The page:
What should I ask my doctor or pharmacist about a prescription?
In 2016, about 215 million painkiller prescriptions were issued, enough for nearly every adult in the country to have a bottle of pills. Sales of opioid painkillers have quadrupled since 1999—and so have the number of overdose deaths from these drugs.
Prescription painkillers can be helpful and beneficial for treating pain, but they can also be highly addictive and susceptible to abuse and misuse. It’s important to understand the prescription painkiller you’re being prescribed, how it can help you, its risks, and how to properly take it. Here are some questions to ask your doctor or pharmacist when he or she prescribes or dispenses a medication:
- Are there any non-drug alternatives?
- What does the medication do?
- Why are you suggesting this particular prescription?
- How, when, and for how long should I take it?
- What are the side effects? Are they minor or major? Are they common?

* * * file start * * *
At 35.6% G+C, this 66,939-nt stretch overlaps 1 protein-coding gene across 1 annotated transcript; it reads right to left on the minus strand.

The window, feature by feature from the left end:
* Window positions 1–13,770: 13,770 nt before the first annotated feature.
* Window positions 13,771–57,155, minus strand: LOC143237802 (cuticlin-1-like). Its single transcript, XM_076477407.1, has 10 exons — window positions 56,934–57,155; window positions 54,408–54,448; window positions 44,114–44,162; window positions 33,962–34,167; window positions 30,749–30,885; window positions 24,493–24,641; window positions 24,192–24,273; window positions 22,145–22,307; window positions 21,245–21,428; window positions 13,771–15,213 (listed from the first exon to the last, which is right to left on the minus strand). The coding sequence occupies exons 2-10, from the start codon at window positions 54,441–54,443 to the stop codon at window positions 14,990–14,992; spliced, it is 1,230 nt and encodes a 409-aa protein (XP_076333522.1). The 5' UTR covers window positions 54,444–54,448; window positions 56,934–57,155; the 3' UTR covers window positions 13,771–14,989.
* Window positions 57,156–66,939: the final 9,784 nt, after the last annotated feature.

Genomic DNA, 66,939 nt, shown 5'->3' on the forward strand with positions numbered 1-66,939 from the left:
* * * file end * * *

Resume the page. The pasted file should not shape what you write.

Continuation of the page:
- What are the risks?
- Do the benefits outweigh the risks?
- Is it addictive?
- Is this dosage specific for me, or is it a one-dose-fits-all dosage?
- Can I start out at a lower dosage and adjust if needed?
- Is there anything I should avoid eating or drinking while taking this medication?
- How will this medication interact with other medications I’m taking?
- Will this medication affect my ability to safely drive, operate heavy machinery, or engage in other activities?
- What should I do if I miss a dose or take a dose incorrectly?
- How should I store my medication and how long can I keep it? (See Safe Storage for additional information.)
Remember, there are effective painkillers available that are not opioids. Talk with your medical professional or your pharmacist about whether you should consider alternatives available to you and your family.
You should also be cautious about where you obtain prescription opioids. Many websites that claim to be online pharmacies are actually selling counterfeit or adulterated drugs or operating unsafely. In one review of online pharmacies, the National Association of Boards of Pharmacy (NABP) found that 96% appeared to be operating in conflict with the law and other pharmacy standards. The NABP has developed tips for safely buying medications.